David Pilling in Kuala Lumpur
August 26, 2015
Behind the political crisis engulfing Najib Razak, prime minister of Malaysia, lies nearly $700m that somehow made its way into his personal bank account. Behind that, according to leaked documents, lies a state development fund with $11bn in debts. Behind everything, however, sits a 90-year-old, for two decades the unassailable leader of this erstwhile Southeast Asian success story, who is doing all in his power to topple the present prime minister.
That at least is the claim of those around Mr Najib, who accuse Mahathir Mohamad, Malaysia’s forceful former prime minister, of mounting what they describe as a coup d’état. “He has abused his position and done everything he can to undermine his successors just because his list of personal demands is not being met,” says a person close to government.
Mr Najib strenuously denies any wrongdoing or accepting money for personal gain. The funds in his account, he says, came from an unnamed Middle Eastern benefactor — an explanation endorsed by the country’s anti-corruption commission.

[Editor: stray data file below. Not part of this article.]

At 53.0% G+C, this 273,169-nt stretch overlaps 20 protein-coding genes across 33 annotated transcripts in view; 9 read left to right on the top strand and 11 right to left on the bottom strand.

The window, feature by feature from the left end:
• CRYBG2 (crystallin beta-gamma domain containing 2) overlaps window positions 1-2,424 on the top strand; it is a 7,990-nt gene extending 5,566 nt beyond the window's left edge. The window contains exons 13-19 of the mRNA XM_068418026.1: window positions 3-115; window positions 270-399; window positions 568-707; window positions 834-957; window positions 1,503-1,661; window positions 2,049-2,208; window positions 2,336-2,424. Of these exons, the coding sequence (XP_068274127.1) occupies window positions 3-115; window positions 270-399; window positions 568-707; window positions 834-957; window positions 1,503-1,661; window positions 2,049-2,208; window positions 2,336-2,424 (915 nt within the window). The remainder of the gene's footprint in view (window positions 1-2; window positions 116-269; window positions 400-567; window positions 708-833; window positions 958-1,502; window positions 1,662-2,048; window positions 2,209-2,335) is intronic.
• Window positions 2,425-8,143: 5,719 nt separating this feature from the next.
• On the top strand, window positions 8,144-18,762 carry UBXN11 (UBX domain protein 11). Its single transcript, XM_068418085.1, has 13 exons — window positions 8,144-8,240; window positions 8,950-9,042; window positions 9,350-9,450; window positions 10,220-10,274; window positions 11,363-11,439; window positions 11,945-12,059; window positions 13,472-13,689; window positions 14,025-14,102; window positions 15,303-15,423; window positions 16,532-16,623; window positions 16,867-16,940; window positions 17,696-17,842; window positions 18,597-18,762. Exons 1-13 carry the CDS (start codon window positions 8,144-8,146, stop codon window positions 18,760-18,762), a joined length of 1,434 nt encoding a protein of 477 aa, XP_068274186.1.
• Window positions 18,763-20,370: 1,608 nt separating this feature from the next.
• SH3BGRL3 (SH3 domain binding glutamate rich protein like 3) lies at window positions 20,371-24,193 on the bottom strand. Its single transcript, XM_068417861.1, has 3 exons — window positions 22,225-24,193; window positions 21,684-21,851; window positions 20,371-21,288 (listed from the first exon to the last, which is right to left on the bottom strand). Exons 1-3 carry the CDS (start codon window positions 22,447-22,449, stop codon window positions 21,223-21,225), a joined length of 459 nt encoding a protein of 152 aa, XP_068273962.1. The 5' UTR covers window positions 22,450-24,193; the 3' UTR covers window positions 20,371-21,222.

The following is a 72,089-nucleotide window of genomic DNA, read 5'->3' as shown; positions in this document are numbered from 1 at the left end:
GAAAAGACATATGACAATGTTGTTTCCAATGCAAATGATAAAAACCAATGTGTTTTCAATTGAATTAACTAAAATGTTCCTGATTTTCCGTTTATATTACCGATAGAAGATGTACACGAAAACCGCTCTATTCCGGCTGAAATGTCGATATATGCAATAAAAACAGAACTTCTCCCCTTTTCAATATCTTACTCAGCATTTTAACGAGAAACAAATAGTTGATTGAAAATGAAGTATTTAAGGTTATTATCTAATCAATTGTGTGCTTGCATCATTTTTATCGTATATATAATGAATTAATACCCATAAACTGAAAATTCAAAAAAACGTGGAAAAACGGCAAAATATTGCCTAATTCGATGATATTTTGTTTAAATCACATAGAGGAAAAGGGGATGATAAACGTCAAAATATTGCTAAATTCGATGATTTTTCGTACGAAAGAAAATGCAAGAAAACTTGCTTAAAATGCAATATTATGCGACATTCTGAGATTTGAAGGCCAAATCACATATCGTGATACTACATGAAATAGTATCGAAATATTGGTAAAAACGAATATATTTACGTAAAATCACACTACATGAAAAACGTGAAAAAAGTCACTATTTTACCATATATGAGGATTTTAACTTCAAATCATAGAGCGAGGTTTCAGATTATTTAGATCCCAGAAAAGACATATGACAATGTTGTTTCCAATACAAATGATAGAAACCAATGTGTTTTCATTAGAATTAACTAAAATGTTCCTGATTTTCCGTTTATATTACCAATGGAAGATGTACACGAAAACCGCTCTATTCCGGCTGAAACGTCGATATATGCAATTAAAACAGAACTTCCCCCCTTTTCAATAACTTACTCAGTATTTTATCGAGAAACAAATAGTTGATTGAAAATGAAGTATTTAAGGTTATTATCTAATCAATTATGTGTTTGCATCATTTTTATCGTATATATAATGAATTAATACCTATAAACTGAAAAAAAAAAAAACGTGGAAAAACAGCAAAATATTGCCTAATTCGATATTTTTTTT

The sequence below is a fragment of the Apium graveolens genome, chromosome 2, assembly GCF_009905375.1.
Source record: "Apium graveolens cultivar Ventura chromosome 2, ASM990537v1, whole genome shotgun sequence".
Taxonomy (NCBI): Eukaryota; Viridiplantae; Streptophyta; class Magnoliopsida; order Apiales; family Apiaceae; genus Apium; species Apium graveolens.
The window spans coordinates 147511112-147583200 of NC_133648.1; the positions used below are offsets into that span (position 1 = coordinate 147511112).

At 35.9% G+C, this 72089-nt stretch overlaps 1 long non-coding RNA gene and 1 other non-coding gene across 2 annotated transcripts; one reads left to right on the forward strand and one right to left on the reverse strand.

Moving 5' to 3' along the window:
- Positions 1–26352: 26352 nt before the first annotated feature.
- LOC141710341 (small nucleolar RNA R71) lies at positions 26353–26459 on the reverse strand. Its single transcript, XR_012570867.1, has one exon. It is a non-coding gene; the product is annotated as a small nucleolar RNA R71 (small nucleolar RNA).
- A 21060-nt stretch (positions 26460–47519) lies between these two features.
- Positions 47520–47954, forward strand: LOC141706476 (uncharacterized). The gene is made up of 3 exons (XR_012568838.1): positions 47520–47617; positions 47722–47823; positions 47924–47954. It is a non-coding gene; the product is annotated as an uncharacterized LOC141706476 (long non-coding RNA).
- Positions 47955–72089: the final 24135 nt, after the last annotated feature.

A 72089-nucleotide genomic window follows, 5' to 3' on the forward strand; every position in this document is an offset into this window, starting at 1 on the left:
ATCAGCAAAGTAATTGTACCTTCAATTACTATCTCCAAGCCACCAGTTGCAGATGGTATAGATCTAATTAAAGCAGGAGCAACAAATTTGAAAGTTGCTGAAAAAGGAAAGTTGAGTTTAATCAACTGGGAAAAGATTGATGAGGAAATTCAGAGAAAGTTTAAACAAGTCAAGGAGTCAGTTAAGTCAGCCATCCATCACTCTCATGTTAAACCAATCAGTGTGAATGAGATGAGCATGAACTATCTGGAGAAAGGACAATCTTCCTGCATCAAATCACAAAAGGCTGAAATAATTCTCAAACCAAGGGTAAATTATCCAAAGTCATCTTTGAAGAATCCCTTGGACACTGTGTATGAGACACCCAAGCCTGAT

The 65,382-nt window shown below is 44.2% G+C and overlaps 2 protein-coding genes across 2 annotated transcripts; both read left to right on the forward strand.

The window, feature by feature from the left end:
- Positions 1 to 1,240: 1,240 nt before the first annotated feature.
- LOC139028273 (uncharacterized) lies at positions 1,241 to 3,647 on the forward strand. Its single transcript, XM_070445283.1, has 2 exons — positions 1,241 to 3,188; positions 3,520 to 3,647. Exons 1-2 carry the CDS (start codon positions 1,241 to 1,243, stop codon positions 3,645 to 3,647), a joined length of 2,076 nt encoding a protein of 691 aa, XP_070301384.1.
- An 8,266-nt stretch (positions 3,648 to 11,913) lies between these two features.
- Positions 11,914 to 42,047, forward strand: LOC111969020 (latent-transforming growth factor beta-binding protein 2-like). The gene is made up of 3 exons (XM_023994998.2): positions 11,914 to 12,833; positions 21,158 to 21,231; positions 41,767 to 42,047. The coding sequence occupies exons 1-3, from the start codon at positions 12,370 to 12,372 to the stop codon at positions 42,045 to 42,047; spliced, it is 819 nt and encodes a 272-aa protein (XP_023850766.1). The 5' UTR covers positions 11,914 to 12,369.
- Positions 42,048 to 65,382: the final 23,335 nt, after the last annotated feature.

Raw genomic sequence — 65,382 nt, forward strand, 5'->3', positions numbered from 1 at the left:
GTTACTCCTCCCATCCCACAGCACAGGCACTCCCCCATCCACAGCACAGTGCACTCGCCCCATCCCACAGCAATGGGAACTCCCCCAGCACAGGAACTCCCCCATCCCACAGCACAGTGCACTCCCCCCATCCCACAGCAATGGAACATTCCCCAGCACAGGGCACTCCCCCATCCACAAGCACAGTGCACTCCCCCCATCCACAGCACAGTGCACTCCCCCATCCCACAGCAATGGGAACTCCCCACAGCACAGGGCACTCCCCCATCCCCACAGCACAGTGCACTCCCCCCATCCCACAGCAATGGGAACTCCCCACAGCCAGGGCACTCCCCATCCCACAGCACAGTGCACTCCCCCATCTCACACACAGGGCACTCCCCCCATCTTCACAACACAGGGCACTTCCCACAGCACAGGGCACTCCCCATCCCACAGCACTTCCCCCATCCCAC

Mr Mahathir is having none of it. “I don’t believe it is a donation. I don’t believe anybody would give [that much], whether an Arab, or anybody,” he says in his no-nonsense style. Straight-backed and wearing his familiar khaki suit, the sharp-as-knives nonagenarian is clearly enjoying his duel with the man he handpicked six years ago to run this Muslim country of 30m people.
“I think at some stage he has to go because today he has undermined the legal system,” he says, referring to Mr Najib’s dismissal of the attorney-general and his promotion of officials who had been co-ordinating an investigation into 1Malaysia Development Berhad, the fund at the centre of the controversy. Those moves, together with the sacking of his deputy prime minister, who had criticised Mr Najib, have in effect shut down the inquiry, Mr Mahathir says. “They should be allowed to investigate, but he’s dismantled the institutions.”